It is most desirable to apply heat in such a way that the lamination bond temperature is elevated sufficiently to cause plastic flow in the lamination adhesive (which is typically a polyurethane). There are many measures that may be used to describe plastic flow, which will be well-known to those skilled in this art. For present purposes, it may be stated that the bond line temperature should be equal to or higher than the temperature at which the lamination adhesive's bulk and shear moduli are equal (hereafter called the cross-over point). One may achieve this temperature level simply by heating the backplane to a temperature much higher than the cross-over point, and applying the FPL under pressure exerted through an unheated roller or mandrel.
In an improved process, one may also heat the roller or mandrel as well so that even more careful control of the bond line temperature may be realized. In another variant, the roller, the backplane, and the FPL itself may be heated to effect an even higher degree of control. In this last variant, pre-heating of the FPL allows for a considerable improvement of throughput, as the adhesive is pre-softened before entering the zone in which lamination takes place. In all embodiments, a thermally conductive plate (copper, aluminum, etc.) may be used to enhance thermal uniformity of the assorted heating elements.
A traditional polarizer laminator used in the LCD industry can position plastic films very precisely (0.2 mm to 0.3 mm placement accuracy is common for state-of-the-art machines) on glass substrates. When thermal lamination of FPL's is considered, however, it is found that the temperature of lamination cannot be so high that the FPL tends to slide during the lamination process. There are four primary parameters that affect FPL sliding:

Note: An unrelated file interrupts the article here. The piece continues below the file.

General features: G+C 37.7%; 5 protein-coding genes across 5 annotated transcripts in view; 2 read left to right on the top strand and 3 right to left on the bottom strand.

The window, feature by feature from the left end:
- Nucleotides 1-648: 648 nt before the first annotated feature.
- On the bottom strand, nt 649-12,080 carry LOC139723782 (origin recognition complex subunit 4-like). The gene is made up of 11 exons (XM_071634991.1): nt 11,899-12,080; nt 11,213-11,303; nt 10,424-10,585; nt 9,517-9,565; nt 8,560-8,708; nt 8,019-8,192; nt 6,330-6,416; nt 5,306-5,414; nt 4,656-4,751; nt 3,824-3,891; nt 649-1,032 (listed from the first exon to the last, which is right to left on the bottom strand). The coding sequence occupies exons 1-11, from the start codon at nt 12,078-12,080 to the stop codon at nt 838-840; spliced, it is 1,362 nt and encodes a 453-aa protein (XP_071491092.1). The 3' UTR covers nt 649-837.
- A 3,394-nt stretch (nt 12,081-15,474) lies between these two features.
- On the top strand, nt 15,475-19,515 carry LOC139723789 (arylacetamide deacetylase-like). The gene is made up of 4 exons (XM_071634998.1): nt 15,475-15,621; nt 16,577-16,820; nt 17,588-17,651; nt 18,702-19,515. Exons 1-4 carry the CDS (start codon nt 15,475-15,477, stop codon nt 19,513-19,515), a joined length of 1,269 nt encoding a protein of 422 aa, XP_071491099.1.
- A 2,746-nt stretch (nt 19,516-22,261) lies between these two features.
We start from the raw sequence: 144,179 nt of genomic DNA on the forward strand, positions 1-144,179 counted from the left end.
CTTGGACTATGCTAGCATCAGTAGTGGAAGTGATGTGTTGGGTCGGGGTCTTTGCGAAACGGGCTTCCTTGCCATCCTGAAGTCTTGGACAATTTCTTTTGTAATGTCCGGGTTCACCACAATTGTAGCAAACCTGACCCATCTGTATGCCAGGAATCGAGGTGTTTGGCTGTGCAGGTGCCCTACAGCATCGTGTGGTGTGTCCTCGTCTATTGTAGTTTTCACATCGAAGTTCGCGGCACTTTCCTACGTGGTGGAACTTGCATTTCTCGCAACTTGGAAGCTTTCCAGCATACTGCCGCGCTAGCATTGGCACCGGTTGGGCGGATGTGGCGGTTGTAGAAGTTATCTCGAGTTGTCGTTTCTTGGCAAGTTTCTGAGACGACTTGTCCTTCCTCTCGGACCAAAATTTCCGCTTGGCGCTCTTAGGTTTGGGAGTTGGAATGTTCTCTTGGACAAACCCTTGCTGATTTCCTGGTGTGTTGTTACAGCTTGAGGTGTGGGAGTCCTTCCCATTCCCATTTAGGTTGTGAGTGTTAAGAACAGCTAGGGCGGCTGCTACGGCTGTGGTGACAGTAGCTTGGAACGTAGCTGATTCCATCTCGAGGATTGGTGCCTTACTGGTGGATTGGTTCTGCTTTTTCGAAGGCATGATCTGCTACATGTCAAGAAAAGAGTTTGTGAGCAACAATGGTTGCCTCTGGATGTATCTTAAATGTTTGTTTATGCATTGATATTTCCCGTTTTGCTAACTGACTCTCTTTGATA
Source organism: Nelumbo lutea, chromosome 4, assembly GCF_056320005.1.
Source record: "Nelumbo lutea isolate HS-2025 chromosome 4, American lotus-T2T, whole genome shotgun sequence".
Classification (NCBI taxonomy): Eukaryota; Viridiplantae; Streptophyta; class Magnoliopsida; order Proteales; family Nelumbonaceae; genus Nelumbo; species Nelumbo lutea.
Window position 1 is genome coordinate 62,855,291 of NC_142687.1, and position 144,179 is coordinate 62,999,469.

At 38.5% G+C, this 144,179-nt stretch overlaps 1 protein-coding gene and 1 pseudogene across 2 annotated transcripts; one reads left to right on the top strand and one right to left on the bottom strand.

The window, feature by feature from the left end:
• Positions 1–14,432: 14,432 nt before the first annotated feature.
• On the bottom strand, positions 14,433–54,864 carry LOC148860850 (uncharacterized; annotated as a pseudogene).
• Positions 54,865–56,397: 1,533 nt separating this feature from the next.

As an example, for the currently-preferred polyurethane lamination adhesive used at 18 μm thickness in an FPL, it is necessary for a glass backplane to be held at a temperature of less than 85° C. to prevent substantial sliding of the FPL on the glass during the lamination process (assuming normal tension on the FPL during the lamination process and the use of an unheated roller). For 15 μm thickness of adhesive, sliding is acceptable the temperature is less than 95° C. (for normal tension on the FPL during the process). Thus, the four parameters listed above should be controlled in order to prevent substantial sliding of the FPL during the lamination process. It is desirable for sliding to be less than 1 mm, more desirably less than 0.5 mm, and most desirably less than 0.3 mm.
This invention provides two improvements for the FPL support stage on an FPL lamination tool. The first improvement is thermal control of the support stage. This temperature control enables pre-heating of the FPL, and hence the adhesive on the FPL, which allows for greatly increased lamination speed. The heating may be accomplished by conductive, convective, or radiative heating. Heating of the FPL should of course not be so intense as to damage the FPL.
Secondly, the stage should be smoothed in such a way that it does not scratch the plastic surface of the FPL. The stage may be coated with or built from polytetrafluoroethylene (for example that sold under the Registered Trade Mark “Teflon” by E.I. du Pont de Nemours & Co., Wilmington, Del.) or some similar soft, non-scratching plastic material. Alternatively, the stage may be built from metal and coated or anodized with non-scratching surfaces. Porous stone vacuum stages are available, but these stages may increase the tendency of the tool to scratch the FPL.
This invention also provides the following further improvements in the process for laminating an FPL to a backplane:
Manufacturing Hybrid Displays
As already mentioned, the present invention provides several methods for manufacturing hybrid displays. This aspect of the invention revolves around a design methodology that enables the fabrication of hybrid displays, that is, displays built using front and back surfaces comprised of dissimilar materials. This aspect of the invention is applicable to all types of electro-optic displays.